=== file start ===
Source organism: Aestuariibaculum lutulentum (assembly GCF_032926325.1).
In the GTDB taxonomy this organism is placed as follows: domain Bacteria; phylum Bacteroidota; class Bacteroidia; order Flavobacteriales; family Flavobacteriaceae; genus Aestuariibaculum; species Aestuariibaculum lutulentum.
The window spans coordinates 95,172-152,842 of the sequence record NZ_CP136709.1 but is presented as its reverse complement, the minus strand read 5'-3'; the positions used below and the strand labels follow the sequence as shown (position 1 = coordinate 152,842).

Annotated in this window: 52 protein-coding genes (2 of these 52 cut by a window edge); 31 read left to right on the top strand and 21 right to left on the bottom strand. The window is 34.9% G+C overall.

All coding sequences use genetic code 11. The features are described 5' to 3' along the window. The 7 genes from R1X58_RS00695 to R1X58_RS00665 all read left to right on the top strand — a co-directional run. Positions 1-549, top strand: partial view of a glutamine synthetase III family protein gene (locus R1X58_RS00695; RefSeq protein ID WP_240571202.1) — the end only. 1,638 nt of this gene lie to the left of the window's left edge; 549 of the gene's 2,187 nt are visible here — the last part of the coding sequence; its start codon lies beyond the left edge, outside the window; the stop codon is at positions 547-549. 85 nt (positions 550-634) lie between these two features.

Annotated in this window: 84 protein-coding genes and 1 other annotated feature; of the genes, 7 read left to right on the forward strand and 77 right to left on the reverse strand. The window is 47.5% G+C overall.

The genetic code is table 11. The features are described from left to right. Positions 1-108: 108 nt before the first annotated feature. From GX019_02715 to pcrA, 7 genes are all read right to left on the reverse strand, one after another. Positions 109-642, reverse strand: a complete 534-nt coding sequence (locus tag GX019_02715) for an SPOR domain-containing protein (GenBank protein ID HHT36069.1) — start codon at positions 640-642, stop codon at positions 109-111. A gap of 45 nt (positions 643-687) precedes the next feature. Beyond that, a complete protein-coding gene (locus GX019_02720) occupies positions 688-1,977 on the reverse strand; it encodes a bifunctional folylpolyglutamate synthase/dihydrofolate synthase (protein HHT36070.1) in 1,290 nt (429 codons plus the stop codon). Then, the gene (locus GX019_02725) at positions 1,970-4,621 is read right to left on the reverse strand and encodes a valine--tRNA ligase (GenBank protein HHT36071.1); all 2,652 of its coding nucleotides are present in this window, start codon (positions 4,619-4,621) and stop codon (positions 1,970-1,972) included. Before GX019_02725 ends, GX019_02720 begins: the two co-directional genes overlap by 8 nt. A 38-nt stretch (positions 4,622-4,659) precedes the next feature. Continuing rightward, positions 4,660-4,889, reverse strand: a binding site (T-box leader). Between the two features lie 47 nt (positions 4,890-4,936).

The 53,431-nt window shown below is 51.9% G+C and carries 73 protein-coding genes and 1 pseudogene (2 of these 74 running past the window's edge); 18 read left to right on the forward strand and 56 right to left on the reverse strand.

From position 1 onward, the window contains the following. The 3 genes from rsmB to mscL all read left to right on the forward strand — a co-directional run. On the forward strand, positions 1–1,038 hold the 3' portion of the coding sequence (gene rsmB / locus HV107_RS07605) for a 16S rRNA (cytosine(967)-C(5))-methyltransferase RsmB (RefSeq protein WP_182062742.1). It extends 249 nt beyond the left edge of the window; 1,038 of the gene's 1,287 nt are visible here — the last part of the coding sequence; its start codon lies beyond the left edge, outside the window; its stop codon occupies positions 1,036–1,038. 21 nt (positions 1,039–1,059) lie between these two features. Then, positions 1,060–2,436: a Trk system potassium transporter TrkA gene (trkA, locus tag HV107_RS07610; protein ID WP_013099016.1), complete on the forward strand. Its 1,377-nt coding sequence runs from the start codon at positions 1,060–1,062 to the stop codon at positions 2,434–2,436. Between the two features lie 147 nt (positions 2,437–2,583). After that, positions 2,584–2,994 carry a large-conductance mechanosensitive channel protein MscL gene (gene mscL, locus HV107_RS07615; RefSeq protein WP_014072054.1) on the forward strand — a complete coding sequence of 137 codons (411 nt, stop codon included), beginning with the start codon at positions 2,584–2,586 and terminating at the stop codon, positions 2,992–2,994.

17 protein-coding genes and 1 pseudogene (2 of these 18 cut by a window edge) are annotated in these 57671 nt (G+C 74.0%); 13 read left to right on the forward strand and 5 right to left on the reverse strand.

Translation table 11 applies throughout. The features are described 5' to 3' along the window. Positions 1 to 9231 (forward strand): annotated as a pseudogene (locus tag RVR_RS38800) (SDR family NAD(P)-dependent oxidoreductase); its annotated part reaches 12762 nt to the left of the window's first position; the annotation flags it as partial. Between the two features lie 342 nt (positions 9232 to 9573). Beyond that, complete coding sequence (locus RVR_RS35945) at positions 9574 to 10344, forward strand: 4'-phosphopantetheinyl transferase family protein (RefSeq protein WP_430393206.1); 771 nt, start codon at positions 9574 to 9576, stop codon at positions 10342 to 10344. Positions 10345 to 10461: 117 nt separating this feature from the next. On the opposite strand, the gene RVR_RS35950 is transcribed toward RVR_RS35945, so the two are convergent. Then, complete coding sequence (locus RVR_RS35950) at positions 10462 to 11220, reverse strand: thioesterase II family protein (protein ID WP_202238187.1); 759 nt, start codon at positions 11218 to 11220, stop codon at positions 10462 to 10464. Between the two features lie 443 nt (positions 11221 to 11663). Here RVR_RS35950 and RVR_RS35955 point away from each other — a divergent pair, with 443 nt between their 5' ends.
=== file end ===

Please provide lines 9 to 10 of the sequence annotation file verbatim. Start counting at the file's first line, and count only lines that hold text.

From position 1 onward, the window contains the following. The 3 genes from rsmB to mscL all read left to right on the forward strand — a co-directional run. On the forward strand, positions 1–1,038 hold the 3' portion of the coding sequence (gene rsmB / locus HV107_RS07605) for a 16S rRNA (cytosine(967)-C(5))-methyltransferase RsmB (RefSeq protein WP_182062742.1). It extends 249 nt beyond the left edge of the window; 1,038 of the gene's 1,287 nt are visible here — the last part of the coding sequence; its start codon lies beyond the left edge, outside the window; its stop codon occupies positions 1,036–1,038. 21 nt (positions 1,039–1,059) lie between these two features. Then, positions 1,060–2,436: a Trk system potassium transporter TrkA gene (trkA, locus tag HV107_RS07610; protein ID WP_013099016.1), complete on the forward strand. Its 1,377-nt coding sequence runs from the start codon at positions 1,060–1,062 to the stop codon at positions 2,434–2,436. Between the two features lie 147 nt (positions 2,437–2,583). After that, positions 2,584–2,994 carry a large-conductance mechanosensitive channel protein MscL gene (gene mscL, locus HV107_RS07615; RefSeq protein WP_014072054.1) on the forward strand — a complete coding sequence of 137 codons (411 nt, stop codon included), beginning with the start codon at positions 2,584–2,586 and terminating at the stop codon, positions 2,992–2,994.

17 protein-coding genes and 1 pseudogene (2 of these 18 cut by a window edge) are annotated in these 57671 nt (G+C 74.0%); 13 read left to right on the forward strand and 5 right to left on the reverse strand.